The New Order
for Misha
By Jessica Harmon

There is an order to the world.
A flower opens and a bug lands on it.

An arc of yellow paper cups
From au bon pain
Scatters my floor into a sort of private map no one
But me understands.

I learn where not to go from it.
On my grave I want the words, “No One.”
I go to you.
This is a love poem and three words for “help”
Are “I love you.” I do not declare anything

For the sake of shouting. I wish this only to be a murmur
Between a scared wall and an open field revolving
In a canopy of stars. Pitch your tent close to me.

We come from the wanderers who walk barefoot
And don’t scar the earth. Birds warn us with their onyx coloring.
Sit beside me in a movie theater and edge closer
To me, the way it happened in high school. Young one,

I am old and with my cigarettes and coffee
I am scarred and on an edge.
An edge you cannot yet even imagine
Waits for people when they cross over into a cold/warm zone.
You begin looking back. You begin not seeing, anymore.

The way towards anywhere is now your road,
And I am skipping along it like Dorothy in braids.

My family on the Kansas side are all Baptists who appear
In photographs with half-smirks. They think they are beguiling.

My mother cooks Kazakhstani stir fry, hums to Glenn Gould
As if she was Glenn Gould in snowfall., despite the fact
She is in the kitchen. She thinks constantly of my wayward father,
Whose bed lifted in dust and paper cups scattered by wind
On the sidewalk. Her thoughts of him are only interrupted
Now and then by “Thirteen Ways of Looking at a Blackbird,”

And its beauty of inflection, or the innuendo just after
A bird’s caw in New England snow.
She is a poem, gentle as a chicken pawing at the ground in light rain.

My mother and I come from a shack
With a tin roof. The cabin was our palace of checkerboards and cigar smoke.
A grandmother who looked like Elizabeth II lived there with us.
She coughed into a handkerchief, drank brandy, and said nothing.
There was a dog named Toby, Sara Lee cake, and wine dated
With a date in the future. We drank the future as if it were vintage wine.

I looked at myself in the bathroom mirror in that house,
(I was seven)
The faucet dripping its liquid ghosts, and I head the absence
Of voices. I heard my voice already taken away, and I heard
Guitar music. My feet began searching for direction, an endless
Direction I would never find, set to that plucking of chords.
That’s how I learned I was a wanderer.

Before I met you, I wandered over to Davis Square,
Sleeping on the ground with a strange man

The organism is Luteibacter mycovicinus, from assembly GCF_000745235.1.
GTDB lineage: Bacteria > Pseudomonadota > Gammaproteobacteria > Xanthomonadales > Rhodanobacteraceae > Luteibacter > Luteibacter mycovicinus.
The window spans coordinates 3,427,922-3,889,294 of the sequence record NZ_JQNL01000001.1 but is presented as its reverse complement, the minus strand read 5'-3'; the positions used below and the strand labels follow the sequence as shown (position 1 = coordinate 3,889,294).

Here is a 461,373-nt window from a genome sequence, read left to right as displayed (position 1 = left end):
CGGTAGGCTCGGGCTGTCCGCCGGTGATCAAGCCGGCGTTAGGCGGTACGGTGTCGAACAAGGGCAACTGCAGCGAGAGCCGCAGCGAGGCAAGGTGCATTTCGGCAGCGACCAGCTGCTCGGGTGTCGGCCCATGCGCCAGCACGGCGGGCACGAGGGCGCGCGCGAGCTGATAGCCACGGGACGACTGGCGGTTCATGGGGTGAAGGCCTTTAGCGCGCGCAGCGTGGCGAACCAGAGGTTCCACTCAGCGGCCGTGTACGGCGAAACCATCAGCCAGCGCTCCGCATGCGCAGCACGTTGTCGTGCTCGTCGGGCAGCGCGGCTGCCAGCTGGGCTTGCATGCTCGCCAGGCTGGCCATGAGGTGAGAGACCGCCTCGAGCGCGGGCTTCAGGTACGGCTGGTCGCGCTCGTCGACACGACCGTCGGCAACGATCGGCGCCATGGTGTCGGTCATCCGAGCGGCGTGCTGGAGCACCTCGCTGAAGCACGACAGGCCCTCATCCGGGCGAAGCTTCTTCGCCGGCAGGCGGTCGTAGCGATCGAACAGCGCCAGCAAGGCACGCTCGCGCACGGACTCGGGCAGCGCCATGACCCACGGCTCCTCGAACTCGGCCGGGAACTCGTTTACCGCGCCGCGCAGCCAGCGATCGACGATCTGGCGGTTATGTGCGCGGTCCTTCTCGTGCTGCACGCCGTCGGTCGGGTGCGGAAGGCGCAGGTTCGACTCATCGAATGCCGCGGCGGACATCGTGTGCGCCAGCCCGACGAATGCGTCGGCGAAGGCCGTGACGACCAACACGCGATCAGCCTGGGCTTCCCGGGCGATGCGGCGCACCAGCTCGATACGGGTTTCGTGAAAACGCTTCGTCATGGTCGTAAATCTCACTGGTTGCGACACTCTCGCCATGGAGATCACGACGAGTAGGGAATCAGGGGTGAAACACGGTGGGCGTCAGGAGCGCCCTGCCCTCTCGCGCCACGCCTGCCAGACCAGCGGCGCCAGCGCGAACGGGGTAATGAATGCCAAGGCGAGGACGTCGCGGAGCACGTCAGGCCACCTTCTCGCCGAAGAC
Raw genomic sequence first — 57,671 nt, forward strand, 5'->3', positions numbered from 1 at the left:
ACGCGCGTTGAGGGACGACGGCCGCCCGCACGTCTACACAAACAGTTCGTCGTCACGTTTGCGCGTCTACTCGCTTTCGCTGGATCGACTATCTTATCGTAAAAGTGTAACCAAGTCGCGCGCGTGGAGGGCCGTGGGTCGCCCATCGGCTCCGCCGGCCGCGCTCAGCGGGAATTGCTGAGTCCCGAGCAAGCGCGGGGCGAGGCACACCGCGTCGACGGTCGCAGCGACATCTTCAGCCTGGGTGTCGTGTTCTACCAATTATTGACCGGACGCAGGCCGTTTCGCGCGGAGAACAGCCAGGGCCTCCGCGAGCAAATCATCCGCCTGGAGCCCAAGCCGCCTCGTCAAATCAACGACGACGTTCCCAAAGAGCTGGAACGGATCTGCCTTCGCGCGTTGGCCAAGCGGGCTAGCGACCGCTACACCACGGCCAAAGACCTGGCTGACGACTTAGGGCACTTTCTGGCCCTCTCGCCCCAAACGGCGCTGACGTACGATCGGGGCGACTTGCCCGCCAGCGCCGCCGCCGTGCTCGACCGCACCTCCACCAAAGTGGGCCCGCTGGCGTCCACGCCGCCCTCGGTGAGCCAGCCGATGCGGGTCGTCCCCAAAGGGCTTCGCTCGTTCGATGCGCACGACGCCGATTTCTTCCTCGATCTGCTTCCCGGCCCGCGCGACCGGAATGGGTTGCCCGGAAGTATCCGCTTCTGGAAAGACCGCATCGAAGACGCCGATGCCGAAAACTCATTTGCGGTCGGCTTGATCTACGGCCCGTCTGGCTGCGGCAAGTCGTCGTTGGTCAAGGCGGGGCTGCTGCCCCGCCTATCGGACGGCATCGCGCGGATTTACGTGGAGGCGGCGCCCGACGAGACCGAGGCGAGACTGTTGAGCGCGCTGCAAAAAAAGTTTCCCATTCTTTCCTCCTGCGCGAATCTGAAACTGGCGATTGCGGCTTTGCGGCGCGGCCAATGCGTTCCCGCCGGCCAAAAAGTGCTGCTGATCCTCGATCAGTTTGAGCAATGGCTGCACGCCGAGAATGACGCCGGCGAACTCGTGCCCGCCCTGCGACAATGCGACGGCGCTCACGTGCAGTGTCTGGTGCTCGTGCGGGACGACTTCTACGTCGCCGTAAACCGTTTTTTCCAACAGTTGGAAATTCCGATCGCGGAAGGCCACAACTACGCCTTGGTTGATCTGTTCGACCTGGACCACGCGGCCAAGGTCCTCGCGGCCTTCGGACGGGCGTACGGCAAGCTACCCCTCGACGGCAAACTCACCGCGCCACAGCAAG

As slugs uncoiled their slick mystery for me at 4 AM.
The slugs were like snails without shells in a sea under streetlight.
I was held out of breath outside the mystery.

The man breathed beside me, bathed in flannel moonlight.

I wanted to win at something. I knew it was over,
I had already won. I had already won and lost a trillion times over.

Small trillium flowers dotted my proverbial grave.
This, even so recently. We only met a month or so ago.
It is so easy to be a living ghost, I tell you. As it was, I was mostly content.

All I need for happiness, generally speaking,
Is a new pack of cigarettes,
Tepid coffee, a half-baked metaphysics brewing,
And the sky to wonder about. Blue, green,

Blue, green. Then you came along like a vision of superb wonder
And cuteness. I felt famous for some inexplicable reason.

I wanted to become an unknown x just so you could think
About solving me. I think I have been successful in my endeavor, if you will permit
Me saying so.

I think we think about each other.
A leaf fell on my black lamb’s wool coat, yesterday
And you said, “Don’t brush off good luck.”

A bird shat on my hand the day before that, or was it the day
Before that? And I rubbed the guck into my coat lining.
I have found three lucky pennies in the last three days.

The clouds above are all cumulo-cirri. The world is stirring
In a new hum. Less contradictory, more song.
We are alive, at the same time,
On planet Earth, and we know one another.
This is what I want. You make everything brighter, new until it’s nearly newer
Than anything, even itself, yet you make everything ancient,

Even the story of an old red flower opening up.
A rose opens,
Beside a paper cup, as an earwig lands on it. Autumn
Is the best time of year for this.
Let’s kiss in the first snow.

Jessica Harman is a poet whose work has been published in Arion, Bellevue Literary Review, Nimrod, Spillway, Stand and Tears in the Fence. Her poetry collection Dream Catcher was published by Aldrich Press. She sometimes teaches at The Loft Literary Center, based in Minneapolis.